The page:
Notes about data

January 31, 2012 permalink

What Sumerians Can Teach Us About Data

Gathering data is not a neutral act, it will alter the power balance, usually in favor of the people collecting the information.

From What the Sumerians can teach us about data, a blog post noting that the predecessor of writing was the depiction of data, a concept that helped establish the hierarchical systems of power in the early city-states. (I like his comparison between the data-protecting curses inscribed on the cuneiform tablets and the FBI WARNING notices on VHS!)

July 3, 2010 permalink

Open Data Literacy

It is worth remembering: We didn’t build libraries for an already literate citizenry. We built libraries to help citizens become literate. Today we build open data portals not because we have a data or public policy literate citizenry, we build them so that citizens may become literate in data, visualization, coding and public policy.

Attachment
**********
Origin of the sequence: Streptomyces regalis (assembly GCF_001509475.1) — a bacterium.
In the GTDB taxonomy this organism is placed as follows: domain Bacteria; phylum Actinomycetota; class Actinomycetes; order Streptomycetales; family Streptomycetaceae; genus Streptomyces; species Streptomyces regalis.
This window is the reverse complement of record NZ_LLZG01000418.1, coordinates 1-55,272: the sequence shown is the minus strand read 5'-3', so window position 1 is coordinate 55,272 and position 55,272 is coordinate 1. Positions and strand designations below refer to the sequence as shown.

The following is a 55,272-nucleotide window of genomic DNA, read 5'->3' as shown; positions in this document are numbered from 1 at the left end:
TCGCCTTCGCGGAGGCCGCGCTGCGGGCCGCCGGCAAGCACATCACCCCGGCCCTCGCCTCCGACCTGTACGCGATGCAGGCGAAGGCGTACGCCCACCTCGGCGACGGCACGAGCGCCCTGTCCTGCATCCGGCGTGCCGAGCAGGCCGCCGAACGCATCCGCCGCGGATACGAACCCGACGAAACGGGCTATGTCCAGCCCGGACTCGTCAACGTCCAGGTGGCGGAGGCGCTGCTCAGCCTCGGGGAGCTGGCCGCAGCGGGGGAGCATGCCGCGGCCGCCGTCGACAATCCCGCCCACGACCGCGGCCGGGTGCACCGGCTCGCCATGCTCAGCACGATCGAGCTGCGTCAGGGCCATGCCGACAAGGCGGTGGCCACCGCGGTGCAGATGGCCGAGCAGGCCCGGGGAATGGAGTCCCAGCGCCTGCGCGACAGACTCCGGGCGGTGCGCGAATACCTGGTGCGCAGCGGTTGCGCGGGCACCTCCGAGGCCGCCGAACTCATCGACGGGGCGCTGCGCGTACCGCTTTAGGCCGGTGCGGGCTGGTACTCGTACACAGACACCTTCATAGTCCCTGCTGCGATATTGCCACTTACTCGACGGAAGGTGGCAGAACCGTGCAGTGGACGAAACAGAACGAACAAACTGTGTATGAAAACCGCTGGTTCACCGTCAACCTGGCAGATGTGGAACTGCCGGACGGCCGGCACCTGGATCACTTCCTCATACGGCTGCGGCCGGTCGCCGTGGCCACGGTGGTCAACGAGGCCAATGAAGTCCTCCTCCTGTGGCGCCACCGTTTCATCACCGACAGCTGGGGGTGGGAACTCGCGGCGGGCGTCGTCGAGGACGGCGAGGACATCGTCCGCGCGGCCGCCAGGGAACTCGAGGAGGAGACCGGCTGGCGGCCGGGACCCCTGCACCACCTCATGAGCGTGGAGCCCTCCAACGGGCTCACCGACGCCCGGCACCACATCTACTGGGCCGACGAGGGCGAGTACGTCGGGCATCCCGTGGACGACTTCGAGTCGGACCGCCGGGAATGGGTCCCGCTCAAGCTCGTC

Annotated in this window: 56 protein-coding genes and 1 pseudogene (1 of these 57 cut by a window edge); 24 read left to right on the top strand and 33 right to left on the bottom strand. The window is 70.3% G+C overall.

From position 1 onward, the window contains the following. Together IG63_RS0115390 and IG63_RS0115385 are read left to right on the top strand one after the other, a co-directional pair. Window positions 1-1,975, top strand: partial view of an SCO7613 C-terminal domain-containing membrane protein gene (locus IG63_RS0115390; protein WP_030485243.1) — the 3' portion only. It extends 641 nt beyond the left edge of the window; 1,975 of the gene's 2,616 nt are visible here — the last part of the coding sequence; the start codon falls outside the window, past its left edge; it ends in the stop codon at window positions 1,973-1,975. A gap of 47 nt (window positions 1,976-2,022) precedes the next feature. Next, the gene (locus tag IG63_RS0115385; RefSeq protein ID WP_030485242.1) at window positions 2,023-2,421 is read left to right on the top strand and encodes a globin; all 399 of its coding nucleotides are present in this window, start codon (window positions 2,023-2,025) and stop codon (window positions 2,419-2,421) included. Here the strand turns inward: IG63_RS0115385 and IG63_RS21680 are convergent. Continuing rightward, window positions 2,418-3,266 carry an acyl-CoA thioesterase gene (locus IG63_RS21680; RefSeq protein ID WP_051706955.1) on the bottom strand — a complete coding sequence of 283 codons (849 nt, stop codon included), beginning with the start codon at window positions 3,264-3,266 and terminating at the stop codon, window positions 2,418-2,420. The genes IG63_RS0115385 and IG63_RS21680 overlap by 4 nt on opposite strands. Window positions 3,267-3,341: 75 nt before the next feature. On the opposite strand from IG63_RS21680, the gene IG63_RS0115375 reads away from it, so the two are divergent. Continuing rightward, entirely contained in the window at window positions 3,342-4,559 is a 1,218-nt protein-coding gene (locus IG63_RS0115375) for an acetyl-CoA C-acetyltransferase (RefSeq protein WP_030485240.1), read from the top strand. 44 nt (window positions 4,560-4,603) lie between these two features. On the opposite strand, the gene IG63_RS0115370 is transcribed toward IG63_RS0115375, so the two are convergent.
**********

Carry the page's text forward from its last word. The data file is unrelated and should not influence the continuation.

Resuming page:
David Eaves argues that the best way to foster a data-literate society is to open the floodgates on open data, creating niches for discussion and analysis to engage the citizenry in much the same semi-guided way that public libraries provided in the 19th Century.

(Via Radar)

November 23, 2009 permalink

NASA’s Be a Martian

NASA has launched (pardon the sorta pun) a new website for kids called Be a Martian, with various games that allow them to rack up points and earn badges as they learn about the red planet. The interesting twist? The games are actually crowdsourced work, real data sorting through the aligning of map images taken by Mars Odyssey explorer with elevation images from the Mars Global Surveyor project. Kids play a game, NASA gets useful data that’s otherwise hard to get computationally. The Register has a good writeup of the project.

June 23, 2009 permalink

The Final Footage from the JAXA KAGUYA / Selene moon probe

The final footage from the Japanese JAXA KAGUYA/Selene moon probe’s telemetry camera before it crashed to the surface (as planned). There’s something poignant about these last bits of video – after the years of engineering, planning, and information-gathering, it’s got to be hard not to personify the things. See also my favorite science/UI video of all time: final telemetry from the NASA Huygens probe.